It always surprises me how much fanfare tiny Los Alamos seems to garner.
It’s not a big place. Besides the occasional event on its one main drag, there isn’t much going on in the town that seems to be “happening” only four days a week.
Yet every time I visit, I feel as though I could easily spend a weekend or a few days soaking up the quirky vibes of that one-exit town.
While the restaurants in “Little L.A.” are beyond exception, a couple of new bars recently have grabbed my attention.
1880 Union Hotel & Saloon
This saloon’s storied historical founding by outlaws and crazy gunslingers is only part of its charm.
One glance at this barroom, 362 Bell St., is enough to draw in visitors with quirky antiques on the walls, horses parked in front in place of cars, and stories of secret underground tunnels and how the bar once was a famous hangout for the Rat Pack and Michael Jackson alike.
But don’t expect the saloon skills to stop at slinging whiskey shots and filling beer mugs as it has quite the selection of high-end tequila, vodka and gins behind the bar.
You’ll find local and imported beers, wines and other libations, but nothing that’s been mass-produced, and promises of local moonshine plus 1800’s own beer and wine labels debuting this fall.
The punny names of the drinks on the menu — such as El Lucador and LAPD, or Los Alamos Panty Dropper — are all worth a try, but my top recommendation is the off-menu, oak barrel-aged gin martini infused with Palmina vermouth.
I’m not one to stray from my usual neat vodka martini, but this gin vermouth concoction is like no other and is perfect when stirred not shaken.
There’s also fun events lined up most every night of the week, such as Speakeasy Mondays and Taco Thursdays, plus live music every Saturday night — in case a visit to a real old-timey saloon isn’t enough to convince you this place is worth the trek.
The hours of operation are noon to 10 p.m. weekdays (closed Tuesdays) and 10 a.m. to 11 p.m. Saturday and Sunday.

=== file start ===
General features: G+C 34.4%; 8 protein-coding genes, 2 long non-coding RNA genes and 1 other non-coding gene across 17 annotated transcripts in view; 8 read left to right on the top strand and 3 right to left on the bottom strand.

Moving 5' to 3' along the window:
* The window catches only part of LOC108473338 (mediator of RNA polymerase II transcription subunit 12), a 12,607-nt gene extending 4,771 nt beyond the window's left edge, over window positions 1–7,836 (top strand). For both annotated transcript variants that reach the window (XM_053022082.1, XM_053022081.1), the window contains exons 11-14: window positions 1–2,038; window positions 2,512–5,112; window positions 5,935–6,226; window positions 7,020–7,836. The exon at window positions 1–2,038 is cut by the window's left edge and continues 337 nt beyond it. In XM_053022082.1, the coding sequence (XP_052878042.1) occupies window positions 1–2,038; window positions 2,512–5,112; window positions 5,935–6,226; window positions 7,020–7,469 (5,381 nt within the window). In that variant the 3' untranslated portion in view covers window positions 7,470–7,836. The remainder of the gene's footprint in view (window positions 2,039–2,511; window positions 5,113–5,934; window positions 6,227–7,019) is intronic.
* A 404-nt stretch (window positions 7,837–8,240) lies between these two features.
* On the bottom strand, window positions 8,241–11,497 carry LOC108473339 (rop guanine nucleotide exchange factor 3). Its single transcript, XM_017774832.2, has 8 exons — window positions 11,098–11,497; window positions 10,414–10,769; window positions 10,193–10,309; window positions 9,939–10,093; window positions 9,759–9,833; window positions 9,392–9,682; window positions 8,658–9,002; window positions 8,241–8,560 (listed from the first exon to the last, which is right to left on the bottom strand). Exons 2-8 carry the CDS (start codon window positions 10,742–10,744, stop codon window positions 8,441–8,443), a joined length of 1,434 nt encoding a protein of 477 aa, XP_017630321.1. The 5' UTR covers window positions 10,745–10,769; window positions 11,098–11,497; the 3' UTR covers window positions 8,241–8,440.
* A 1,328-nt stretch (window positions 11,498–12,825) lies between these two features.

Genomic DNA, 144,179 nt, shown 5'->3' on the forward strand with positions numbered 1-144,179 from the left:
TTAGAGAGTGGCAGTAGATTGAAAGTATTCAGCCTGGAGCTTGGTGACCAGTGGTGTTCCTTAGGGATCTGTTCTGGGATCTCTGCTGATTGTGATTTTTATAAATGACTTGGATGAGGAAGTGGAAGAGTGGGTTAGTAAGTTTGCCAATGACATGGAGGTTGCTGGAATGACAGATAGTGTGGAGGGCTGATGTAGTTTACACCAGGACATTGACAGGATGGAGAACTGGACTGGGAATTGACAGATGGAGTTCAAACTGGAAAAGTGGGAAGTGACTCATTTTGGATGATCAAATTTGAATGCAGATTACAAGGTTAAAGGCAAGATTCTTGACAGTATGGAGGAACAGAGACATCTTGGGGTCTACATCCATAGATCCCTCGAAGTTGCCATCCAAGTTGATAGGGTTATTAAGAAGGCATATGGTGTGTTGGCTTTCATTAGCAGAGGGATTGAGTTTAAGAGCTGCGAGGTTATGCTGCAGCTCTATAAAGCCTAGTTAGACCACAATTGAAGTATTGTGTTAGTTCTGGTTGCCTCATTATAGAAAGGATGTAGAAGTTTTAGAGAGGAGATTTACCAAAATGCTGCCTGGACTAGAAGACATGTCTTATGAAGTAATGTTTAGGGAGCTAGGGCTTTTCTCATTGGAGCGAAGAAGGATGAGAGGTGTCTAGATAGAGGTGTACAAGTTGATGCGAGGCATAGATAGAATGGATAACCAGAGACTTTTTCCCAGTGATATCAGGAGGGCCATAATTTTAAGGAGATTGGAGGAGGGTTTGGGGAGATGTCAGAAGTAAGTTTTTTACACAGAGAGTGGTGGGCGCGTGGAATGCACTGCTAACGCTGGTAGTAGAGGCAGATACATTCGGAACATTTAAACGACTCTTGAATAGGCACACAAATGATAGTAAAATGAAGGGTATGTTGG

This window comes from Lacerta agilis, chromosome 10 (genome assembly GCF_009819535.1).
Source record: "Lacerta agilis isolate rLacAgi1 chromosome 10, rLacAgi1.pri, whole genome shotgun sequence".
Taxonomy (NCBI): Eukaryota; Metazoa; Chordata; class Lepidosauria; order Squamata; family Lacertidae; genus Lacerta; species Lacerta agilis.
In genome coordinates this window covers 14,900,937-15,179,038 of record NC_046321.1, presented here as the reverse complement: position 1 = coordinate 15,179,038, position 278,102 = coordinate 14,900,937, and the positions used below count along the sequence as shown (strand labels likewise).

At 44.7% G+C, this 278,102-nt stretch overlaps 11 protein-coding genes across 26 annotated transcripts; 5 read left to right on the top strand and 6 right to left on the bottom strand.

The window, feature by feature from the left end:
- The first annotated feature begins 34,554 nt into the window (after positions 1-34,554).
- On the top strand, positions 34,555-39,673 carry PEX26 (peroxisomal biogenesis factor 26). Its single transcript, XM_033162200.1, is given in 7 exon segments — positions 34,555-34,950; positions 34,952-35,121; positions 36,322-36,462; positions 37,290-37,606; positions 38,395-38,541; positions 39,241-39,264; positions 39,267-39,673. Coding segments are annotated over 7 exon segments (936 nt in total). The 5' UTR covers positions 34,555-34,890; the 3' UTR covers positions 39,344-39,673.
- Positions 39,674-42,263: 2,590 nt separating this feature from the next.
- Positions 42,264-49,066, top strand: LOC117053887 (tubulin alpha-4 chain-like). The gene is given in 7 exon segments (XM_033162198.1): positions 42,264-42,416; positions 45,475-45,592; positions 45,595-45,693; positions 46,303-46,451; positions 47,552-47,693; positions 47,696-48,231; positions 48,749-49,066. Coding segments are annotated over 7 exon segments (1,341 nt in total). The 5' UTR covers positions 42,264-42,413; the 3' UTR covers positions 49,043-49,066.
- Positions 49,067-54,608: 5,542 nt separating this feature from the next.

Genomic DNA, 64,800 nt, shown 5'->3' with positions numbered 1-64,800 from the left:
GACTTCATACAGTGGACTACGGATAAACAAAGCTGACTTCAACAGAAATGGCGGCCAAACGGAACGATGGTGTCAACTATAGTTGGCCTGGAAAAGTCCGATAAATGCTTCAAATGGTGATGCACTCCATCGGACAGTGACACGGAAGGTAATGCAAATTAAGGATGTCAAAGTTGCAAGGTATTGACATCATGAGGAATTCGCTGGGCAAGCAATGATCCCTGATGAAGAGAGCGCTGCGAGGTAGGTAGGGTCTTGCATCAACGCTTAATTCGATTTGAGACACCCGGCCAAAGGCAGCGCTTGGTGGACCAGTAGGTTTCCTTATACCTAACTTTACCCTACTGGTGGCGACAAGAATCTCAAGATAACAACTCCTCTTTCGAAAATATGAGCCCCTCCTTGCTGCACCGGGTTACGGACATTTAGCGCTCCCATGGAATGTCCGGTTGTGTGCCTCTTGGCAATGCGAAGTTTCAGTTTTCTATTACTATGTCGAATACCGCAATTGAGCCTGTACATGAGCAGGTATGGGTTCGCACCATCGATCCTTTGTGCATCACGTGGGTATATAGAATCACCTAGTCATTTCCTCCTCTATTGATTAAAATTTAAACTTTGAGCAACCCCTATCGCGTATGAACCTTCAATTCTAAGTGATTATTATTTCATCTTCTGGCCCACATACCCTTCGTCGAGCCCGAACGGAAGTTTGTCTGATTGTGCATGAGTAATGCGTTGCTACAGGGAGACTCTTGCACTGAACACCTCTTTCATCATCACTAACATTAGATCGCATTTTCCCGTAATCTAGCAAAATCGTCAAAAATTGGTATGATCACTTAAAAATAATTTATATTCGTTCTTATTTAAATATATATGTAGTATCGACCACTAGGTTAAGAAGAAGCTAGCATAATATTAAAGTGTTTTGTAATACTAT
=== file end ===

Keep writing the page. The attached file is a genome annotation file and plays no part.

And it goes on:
Remember those group projects you had to do in school that all hinged on the type of group you were assigned to?
The staff at Pico, located a couple of short blocks from the Union Hotel, clearly has been assigned to the fun group with equal input and feedback from their chef, part-time bartender, owners and customers alike.
Their “fun not serious” approach to bartending and farm-to-bar concoctions are evident in their simple yet sophisticated drinks.
My favorite was the Bing Bong made with pickled bing cherries, lemon and bourbon. It’s close to an Old Fashioned, but definitely takes the classic recipe to the next level.
Take this drink over the top and pair it with the Little Gem Lettuce Salad, which is anything but typical or boring.
A close second for me was the Junipero that blends apricots fermented in winter spice flavors with a dash of tonic and flowery gin.
The chef’s behind-the-scenes fun in the kitchen of fermented and pickled fruits are what make these supposedly simple three- and four-ingredient cocktails not so simple to the taste.
Be sure to ask for a scoop of Chef Drew’s housemade Granddaddy’s Favorite Wild Turkey ice cream at the end of your meal. Disclaimer: This one’s not safe for the kiddies as it’s made with straight whiskey and is sure to hit the spot in lieu of an after-dinner drink.
With a rotating and inventive food and cocktail menu, there’s plenty of reason to come back to Pico again and again.
The hours of operation are 5 p.m. to 9 p.m. Tuesday through Thursday and 5 p.m. to 10 p.m. Friday and Saturday.
— Tara Jones Haaf leads Eat This, Shoot That! and welcomes reader tips and ideas for future columns. She can be reached at email@example.com. Click here for previous columns. The opinions expressed are her own.